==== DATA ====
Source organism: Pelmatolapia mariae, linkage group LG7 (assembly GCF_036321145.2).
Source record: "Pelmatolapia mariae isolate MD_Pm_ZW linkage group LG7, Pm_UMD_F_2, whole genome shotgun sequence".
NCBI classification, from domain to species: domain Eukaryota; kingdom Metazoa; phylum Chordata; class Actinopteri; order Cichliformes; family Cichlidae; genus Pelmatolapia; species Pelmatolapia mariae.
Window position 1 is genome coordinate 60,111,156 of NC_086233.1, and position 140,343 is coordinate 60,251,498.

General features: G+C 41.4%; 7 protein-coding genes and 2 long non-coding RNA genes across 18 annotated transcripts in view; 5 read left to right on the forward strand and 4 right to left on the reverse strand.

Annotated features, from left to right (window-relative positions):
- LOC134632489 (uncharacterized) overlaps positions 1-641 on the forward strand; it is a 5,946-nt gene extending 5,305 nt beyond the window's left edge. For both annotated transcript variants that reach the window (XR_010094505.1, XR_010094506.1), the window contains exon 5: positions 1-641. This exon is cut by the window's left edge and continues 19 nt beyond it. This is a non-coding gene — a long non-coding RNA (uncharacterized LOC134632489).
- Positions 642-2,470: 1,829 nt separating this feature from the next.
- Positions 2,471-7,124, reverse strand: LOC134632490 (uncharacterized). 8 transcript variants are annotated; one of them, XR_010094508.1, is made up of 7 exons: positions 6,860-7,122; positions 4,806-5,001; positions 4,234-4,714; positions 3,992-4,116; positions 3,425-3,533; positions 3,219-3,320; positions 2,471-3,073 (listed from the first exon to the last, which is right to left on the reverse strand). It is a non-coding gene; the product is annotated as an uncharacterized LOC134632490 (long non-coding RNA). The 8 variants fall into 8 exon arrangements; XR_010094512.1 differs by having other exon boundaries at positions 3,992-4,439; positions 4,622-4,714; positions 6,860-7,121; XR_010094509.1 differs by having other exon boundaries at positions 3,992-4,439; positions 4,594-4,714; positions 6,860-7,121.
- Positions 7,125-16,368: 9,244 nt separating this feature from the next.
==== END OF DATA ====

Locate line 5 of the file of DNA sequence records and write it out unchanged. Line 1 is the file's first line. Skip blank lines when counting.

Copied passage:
General features: G+C 41.4%; 7 protein-coding genes and 2 long non-coding RNA genes across 18 annotated transcripts in view; 5 read left to right on the forward strand and 4 right to left on the reverse strand.